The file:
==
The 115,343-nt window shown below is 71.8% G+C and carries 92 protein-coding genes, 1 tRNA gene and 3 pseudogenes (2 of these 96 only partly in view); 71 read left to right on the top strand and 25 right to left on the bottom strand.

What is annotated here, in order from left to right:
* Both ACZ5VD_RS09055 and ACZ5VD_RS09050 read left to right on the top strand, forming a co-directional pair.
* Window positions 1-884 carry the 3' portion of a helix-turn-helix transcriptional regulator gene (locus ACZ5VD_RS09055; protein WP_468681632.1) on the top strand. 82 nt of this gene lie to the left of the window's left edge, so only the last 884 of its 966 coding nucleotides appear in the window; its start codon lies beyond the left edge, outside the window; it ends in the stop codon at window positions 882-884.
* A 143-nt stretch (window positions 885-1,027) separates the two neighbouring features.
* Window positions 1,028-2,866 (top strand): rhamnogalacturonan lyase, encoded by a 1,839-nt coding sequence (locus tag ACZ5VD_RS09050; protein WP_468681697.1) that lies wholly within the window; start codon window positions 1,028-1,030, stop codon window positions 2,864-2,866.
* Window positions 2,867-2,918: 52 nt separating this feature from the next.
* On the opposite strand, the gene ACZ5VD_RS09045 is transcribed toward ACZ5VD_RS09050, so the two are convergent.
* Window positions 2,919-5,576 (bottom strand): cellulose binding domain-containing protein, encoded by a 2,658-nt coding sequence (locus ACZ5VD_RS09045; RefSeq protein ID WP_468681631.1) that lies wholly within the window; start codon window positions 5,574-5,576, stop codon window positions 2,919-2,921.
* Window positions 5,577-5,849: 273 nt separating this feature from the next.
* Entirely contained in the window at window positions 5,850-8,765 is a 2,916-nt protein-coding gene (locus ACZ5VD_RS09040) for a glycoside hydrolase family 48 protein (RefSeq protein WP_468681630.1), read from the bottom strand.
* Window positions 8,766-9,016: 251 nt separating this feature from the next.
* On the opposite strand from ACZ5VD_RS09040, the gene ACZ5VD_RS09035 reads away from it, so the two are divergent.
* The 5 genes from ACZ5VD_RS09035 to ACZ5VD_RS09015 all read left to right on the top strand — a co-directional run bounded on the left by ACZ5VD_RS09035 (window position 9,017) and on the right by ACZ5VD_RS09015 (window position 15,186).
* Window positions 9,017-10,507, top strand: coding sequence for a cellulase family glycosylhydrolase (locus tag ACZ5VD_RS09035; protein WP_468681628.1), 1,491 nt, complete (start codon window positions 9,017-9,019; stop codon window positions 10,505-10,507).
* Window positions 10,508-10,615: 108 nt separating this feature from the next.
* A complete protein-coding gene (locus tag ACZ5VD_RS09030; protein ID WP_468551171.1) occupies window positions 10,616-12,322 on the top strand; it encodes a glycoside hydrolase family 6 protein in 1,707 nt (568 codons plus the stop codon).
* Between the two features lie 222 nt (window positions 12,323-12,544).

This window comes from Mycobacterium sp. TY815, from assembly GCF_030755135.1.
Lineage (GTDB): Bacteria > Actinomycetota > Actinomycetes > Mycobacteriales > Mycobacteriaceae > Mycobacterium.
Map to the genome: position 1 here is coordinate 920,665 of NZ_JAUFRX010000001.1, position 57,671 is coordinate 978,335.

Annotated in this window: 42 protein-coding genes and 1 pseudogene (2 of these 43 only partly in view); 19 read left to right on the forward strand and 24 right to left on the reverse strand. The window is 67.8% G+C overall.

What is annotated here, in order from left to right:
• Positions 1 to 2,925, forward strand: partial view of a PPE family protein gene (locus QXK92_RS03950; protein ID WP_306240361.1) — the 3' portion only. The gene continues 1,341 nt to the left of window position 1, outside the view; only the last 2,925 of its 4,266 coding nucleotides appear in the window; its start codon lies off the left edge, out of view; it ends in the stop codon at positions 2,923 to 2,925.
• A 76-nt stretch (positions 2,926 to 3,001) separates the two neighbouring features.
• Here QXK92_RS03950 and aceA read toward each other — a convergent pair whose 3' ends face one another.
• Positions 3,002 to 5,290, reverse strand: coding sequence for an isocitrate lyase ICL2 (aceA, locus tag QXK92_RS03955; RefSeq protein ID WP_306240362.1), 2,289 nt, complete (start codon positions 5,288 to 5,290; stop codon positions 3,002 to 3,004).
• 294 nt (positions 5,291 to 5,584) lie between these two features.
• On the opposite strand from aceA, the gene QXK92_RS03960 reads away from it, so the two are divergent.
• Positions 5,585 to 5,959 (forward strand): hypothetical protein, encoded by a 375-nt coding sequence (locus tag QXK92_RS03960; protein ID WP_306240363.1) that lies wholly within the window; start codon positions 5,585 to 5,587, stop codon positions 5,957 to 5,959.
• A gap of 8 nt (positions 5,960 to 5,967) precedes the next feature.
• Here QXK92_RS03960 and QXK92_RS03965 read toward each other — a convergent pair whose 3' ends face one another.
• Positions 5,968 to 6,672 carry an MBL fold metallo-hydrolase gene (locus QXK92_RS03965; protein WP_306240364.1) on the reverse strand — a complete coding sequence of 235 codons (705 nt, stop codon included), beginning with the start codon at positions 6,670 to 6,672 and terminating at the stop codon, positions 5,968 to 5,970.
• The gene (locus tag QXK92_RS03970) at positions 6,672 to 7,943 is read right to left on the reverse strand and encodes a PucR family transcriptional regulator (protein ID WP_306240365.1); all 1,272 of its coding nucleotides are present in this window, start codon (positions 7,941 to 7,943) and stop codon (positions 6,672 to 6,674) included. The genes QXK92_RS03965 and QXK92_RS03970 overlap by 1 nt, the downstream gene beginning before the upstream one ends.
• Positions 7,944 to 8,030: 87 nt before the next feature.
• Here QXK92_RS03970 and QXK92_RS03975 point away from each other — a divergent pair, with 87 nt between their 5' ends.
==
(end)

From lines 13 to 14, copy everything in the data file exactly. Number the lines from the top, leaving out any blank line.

* On the opposite strand from ACZ5VD_RS09040, the gene ACZ5VD_RS09035 reads away from it, so the two are divergent.
* The 5 genes from ACZ5VD_RS09035 to ACZ5VD_RS09015 all read left to right on the top strand — a co-directional run bounded on the left by ACZ5VD_RS09035 (window position 9,017) and on the right by ACZ5VD_RS09015 (window position 15,186).